With a full Windows device, we can join it to the domain. Different people can log on to it and get their own settings and documents. The device can be managed by standard management systems like ConfigMgr, KACE, Altiris or whatever else tickles your fancy. They can run standard Windows software on the desktop so you don’t have to get a whole load of new applications or retrain your users that much. Windows Enterprise has a very nifty feature called DirectAccess which acts as a transparent VPN connecting the user to the corporate network wherever they are as long as they have an internet connection. In addition, a lot of the Windows devices out there are “Hybrid” devices, they frequently come with or have optional keyboard docks so they convert into a almost standard laptop for when a user wants to do a lot of “conventional” work and despite the noise about the Modern environment, Windows is a good a tablet operating system as any other and it’s been improving steadily since Windows 8 first came onto the market. There is a lot of flexibility with Windows tablets which I’ve come to appreciate since I’ve started looking at them.

Using Windows does bring its own set of disadvantages; the only way to get “Modern” (i.e. touch friendly, tablet enabled) applications is through the Windows Store. The Windows Store is somewhat behind Apple’s and Google’s in terms of number and usefulness of apps. In terms of manageability, it’s way behind Apple’s app store. At the moment, there is no way to bulk-buy apps from there. Modern apps are installed in the User’s profile, not assigned to machines so anyone who wants a Modern app needs to either have a Microsoft account attached to their domain account or we need to obtain a sideloading key and get unsigned AppX packages from software publishers to push out to machines. I haven’t looked much at the latter option as I suspect the amount of companies willing to do that can be counted on one hand.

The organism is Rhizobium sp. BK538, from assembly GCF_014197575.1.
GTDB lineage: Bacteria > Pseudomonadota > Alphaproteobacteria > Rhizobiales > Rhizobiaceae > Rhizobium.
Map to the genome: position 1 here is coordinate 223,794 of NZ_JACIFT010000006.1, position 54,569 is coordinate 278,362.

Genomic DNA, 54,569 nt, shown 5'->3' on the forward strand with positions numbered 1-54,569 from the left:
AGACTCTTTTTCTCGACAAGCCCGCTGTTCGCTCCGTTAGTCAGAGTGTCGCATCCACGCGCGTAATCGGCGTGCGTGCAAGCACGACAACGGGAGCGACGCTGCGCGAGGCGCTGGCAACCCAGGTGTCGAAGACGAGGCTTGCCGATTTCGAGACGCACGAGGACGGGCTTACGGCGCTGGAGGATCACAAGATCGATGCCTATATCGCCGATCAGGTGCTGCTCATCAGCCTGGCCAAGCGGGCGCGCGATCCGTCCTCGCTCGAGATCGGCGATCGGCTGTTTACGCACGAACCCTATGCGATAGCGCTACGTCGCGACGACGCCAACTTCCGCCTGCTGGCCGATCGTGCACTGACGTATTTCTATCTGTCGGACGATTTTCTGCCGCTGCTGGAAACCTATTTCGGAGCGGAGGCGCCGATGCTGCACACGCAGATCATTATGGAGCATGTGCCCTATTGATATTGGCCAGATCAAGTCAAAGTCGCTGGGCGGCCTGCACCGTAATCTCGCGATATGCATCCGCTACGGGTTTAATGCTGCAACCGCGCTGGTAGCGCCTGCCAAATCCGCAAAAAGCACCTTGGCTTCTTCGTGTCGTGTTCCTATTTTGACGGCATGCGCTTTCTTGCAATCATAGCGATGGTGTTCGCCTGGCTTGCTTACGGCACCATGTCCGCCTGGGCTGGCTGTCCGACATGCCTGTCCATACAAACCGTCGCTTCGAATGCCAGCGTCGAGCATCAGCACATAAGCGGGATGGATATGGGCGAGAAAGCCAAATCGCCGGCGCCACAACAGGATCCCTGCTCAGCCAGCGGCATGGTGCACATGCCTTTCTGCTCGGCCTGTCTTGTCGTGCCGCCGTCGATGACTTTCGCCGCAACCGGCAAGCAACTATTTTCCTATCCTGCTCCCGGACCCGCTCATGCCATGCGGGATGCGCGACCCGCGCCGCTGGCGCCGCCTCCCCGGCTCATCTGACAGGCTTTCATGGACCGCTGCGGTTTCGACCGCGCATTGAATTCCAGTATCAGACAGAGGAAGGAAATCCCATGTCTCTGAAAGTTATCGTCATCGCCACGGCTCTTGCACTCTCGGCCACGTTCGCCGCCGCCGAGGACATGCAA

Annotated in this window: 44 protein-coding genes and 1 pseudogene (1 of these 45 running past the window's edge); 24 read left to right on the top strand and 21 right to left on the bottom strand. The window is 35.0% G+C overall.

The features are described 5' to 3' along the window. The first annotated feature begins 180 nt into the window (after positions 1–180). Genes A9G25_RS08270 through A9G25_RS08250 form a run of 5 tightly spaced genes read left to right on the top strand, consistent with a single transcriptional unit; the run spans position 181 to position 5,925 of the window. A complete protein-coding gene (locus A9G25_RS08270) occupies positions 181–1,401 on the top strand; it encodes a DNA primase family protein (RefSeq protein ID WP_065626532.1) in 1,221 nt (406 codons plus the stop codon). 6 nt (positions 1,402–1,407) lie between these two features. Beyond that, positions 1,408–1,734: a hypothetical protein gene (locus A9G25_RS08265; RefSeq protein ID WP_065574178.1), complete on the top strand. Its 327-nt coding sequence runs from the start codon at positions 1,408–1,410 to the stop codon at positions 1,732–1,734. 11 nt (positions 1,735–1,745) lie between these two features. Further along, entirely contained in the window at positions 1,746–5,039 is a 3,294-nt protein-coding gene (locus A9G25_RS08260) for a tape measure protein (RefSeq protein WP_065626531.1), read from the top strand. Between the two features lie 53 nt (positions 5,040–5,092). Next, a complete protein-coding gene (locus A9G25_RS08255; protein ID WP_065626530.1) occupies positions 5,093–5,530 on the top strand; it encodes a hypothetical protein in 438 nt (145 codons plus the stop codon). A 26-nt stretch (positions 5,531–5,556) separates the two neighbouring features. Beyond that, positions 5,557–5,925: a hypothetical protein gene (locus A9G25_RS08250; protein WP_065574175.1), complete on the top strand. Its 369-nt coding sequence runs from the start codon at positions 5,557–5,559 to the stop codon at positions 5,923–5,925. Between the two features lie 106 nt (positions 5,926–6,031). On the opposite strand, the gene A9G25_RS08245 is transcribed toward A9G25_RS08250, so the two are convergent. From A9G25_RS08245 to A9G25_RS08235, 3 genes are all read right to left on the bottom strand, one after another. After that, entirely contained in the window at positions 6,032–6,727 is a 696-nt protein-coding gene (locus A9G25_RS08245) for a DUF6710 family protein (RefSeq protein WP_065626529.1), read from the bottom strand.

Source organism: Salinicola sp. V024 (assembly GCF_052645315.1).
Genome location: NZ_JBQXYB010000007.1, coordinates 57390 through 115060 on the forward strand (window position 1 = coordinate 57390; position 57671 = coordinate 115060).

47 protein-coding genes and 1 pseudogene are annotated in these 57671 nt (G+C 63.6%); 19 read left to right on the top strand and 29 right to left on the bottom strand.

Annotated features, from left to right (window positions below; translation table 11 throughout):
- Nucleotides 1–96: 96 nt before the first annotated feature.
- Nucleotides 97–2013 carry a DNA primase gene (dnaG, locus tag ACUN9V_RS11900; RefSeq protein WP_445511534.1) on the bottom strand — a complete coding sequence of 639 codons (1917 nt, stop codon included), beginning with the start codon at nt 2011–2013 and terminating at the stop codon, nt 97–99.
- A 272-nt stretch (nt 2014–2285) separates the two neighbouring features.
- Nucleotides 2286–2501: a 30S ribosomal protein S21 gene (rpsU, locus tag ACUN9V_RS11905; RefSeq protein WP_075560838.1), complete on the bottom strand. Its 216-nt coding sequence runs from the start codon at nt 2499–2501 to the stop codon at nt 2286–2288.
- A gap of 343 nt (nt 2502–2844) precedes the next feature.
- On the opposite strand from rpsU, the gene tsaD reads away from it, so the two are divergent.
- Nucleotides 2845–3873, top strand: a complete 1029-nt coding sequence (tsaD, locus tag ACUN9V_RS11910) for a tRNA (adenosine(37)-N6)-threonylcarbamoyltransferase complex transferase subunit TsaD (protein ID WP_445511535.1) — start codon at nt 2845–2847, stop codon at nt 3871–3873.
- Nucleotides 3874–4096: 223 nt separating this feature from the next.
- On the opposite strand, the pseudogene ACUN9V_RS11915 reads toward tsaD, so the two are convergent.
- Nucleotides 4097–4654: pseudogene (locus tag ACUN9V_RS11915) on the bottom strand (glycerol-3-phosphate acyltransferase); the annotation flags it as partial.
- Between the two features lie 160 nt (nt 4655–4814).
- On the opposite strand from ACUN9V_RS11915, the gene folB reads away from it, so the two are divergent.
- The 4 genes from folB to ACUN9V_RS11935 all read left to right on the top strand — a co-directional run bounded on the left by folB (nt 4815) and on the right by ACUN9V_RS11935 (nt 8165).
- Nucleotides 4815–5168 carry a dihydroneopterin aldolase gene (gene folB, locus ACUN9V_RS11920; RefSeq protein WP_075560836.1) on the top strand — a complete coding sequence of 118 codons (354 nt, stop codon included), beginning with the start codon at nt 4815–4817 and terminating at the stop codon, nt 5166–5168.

Anyway, despite the disadvantages being presented by Windows 8.1 and the Modern interface, we decided to use Windows tablets. We looked at the lines from various manufacturers and settled on the Dell Venue range. It is vast, it ranges from the small 8″ tablets going to 720p 10″ 32  bit Atom tablets to 1080p 64 bit Atoms to dual core Core Ms to Core i3s, i5s and i7s. You can get them with large amounts of storage and RAM. They also come with a standard range of accessories such as docking stations, keyboard docks, styluses and network cards. The styluses and NICs work with the entire range, the keyboards and the docking stations work with all of the 10″ tablets. The other advantage of choosing Dell as a manufacturer is that for their corporate lines at least, they tend to standardise on parts and accessories for a number of years which is attractive if you need to support a device for the long term.